Browse Prior Art Database

Priority Determination and Servicing of I/O Devices

IP.com Disclosure Number: IPCOM000079675D
Original Publication Date: 1973-Aug-01
Included in the Prior Art Database: 2005-Feb-26
Document File: 3 page(s) / 74K

Publishing Venue

IBM

Related People

Birch, FT: AUTHOR [+6]

Abstract

In Fig. 1, a data-processing system includes several I/O devices 13 connected to a central processor 29 by a bus 30, with plural data lines 11 and plural control lines 24. A priority control system sequentially addresses specific I/O devices 13 requesting service to be provided, according to a predetermined priority. A control 10 assigns data lines 11 to a service request register 12 during a polling interval. One unique data line 11 is assigned to each I/O device 13 to be serviced at a particular priority level.

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Priority Determination and Servicing of I/O Devices

In Fig. 1, a data-processing system includes several I/O devices 13 connected to a central processor 29 by a bus 30, with plural data lines 11 and plural control lines 24. A priority control system sequentially addresses specific I/O devices 13 requesting service to be provided, according to a predetermined priority. A control 10 assigns data lines 11 to a service request register 12 during a polling interval. One unique data line 11 is assigned to each I/O device 13 to be serviced at a particular priority level.

A data requesting transmitter 25 in I/O device 13 places a 1 bit on each data line 11 for which an I/O device 13 is requesting service. Register 12 stores the bits representing priority levels of I/O data lines 11 when used as service request lines, adjacent hits being in descending order of priority which will be applied in providing service. Logic 19 converts the number of leading 0's in register 12 to a binary number, representing the address of the highest priority I/O device 13 requesting service.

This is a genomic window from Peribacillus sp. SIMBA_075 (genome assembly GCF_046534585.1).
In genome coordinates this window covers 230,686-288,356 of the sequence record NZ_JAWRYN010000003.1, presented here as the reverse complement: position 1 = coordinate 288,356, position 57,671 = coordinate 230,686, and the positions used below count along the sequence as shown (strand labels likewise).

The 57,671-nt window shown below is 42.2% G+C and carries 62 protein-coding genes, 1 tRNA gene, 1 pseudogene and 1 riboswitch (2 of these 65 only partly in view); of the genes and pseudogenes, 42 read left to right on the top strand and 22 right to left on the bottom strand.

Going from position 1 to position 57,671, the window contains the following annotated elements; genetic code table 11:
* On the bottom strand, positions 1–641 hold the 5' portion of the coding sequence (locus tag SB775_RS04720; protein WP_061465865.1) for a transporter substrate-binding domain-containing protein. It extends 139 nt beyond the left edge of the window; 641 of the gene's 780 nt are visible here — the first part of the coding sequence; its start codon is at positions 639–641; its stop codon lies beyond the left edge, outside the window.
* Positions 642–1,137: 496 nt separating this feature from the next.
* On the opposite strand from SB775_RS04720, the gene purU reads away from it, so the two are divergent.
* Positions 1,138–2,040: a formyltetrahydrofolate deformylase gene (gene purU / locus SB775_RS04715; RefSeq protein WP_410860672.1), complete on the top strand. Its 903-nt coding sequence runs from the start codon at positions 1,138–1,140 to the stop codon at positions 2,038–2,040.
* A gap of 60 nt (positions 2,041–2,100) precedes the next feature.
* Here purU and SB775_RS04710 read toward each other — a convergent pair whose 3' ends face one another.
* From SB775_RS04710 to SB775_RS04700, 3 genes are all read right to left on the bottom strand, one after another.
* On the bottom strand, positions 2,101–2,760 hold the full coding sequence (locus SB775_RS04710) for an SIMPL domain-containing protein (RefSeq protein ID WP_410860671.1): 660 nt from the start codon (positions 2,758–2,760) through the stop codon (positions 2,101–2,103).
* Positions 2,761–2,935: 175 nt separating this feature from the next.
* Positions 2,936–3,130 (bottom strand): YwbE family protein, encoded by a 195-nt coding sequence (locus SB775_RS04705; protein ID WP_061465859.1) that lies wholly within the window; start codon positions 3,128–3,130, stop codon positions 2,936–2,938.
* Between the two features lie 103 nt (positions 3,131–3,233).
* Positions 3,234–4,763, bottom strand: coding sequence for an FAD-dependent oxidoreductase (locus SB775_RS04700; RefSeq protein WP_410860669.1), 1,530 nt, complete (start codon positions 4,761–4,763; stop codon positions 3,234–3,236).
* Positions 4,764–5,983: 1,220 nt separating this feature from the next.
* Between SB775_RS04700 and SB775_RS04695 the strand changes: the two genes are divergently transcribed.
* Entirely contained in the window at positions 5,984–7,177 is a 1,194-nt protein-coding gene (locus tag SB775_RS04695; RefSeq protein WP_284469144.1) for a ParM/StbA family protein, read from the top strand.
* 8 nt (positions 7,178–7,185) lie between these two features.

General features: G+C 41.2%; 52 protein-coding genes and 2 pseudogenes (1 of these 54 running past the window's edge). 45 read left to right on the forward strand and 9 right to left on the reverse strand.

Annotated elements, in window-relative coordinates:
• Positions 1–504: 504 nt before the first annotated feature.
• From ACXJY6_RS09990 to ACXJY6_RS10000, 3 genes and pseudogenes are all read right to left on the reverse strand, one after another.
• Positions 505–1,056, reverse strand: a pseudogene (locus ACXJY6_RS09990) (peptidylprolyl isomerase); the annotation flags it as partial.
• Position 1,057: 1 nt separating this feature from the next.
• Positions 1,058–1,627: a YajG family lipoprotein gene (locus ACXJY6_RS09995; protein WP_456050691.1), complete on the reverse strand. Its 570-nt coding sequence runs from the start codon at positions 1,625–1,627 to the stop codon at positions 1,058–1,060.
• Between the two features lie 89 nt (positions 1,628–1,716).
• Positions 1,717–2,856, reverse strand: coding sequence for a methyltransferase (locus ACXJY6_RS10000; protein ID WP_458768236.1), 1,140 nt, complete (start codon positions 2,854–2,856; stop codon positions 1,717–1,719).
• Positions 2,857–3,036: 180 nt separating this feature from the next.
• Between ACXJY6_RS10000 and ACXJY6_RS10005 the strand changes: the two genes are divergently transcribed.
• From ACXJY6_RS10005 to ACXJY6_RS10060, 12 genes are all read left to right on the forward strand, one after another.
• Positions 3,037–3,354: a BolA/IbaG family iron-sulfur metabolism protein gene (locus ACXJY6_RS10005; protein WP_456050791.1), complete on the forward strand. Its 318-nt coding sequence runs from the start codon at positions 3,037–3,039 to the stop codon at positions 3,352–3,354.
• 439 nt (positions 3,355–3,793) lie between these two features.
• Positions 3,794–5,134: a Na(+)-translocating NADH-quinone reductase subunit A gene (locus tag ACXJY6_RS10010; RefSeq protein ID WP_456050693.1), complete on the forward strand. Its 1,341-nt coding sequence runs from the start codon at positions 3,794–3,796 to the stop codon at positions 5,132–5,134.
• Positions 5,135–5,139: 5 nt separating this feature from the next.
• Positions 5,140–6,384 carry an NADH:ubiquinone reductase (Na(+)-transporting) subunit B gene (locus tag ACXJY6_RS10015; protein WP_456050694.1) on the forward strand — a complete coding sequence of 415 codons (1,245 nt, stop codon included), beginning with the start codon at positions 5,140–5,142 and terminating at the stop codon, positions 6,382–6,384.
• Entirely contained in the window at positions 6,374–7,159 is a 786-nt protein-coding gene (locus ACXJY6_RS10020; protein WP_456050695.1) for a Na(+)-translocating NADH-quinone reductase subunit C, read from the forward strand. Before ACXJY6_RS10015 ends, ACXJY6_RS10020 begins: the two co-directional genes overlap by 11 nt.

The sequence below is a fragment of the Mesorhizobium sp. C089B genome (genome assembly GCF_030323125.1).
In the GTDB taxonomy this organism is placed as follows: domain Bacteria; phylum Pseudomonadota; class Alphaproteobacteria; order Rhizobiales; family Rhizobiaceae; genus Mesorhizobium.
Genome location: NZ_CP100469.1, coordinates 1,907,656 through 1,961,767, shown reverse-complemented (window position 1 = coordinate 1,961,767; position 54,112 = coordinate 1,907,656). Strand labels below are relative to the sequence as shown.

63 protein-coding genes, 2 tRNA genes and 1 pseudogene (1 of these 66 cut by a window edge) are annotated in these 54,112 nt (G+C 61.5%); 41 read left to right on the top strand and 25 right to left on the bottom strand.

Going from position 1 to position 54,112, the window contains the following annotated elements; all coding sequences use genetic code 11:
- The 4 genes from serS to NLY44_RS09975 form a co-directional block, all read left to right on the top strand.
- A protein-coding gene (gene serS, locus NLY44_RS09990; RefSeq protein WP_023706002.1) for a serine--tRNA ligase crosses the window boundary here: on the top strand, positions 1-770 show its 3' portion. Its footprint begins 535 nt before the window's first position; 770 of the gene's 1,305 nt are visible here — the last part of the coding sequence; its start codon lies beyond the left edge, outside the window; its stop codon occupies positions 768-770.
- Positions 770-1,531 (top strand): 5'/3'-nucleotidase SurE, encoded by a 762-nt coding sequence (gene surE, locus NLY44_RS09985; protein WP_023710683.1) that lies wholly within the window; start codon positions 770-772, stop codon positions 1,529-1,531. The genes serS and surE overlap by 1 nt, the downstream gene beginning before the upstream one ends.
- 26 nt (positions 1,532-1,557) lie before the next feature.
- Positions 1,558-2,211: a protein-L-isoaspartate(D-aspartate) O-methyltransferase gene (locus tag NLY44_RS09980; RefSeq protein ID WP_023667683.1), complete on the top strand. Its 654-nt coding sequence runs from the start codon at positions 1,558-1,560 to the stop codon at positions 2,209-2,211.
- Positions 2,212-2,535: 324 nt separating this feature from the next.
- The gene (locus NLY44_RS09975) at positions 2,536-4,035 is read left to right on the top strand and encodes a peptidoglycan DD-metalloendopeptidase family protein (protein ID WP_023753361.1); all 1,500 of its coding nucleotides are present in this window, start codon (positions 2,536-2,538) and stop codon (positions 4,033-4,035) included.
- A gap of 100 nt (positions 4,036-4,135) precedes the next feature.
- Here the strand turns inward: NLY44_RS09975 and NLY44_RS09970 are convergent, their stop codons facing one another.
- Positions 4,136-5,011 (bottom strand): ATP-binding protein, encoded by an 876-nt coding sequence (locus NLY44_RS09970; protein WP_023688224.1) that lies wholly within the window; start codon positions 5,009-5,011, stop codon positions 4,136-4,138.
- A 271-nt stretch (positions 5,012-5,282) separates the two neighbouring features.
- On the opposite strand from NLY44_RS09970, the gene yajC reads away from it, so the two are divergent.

A processor control 14 enables the processor 15 to provide the addressed I/O device 13 with the service requested from processor functional unit 15 via gate 22 and line 23, gating the address via gate 20 and line 21 to lines 11, and signals the conclusion of service on line 16. Logic 17 responsive to the conclusion-of-service signal on line 16 replaces the highest level binary 1 in the service request register with a 0. A control 18 responsive to logic 17 signalling replacement, causes the repetition of operation by processor control 14 for a number-of-leading-0's to address conversion and I/O device servicing, until all I/O devices requesting service during polling interval have been serviced.

The role of the bit levels can be reversed by storing 0 bits, counting leading 1's, etc.

I/O interrupt works in two steps when there are several devices on any given interrupt level, as shown in Fig. 2. (1) The I/O bus 40 of lines 11 is examined to see on which of its data lines 0 - 7 have signal levels which are up or on. There may be several devices requesting service on any given level 0 - 7. Determination of the highest requesti...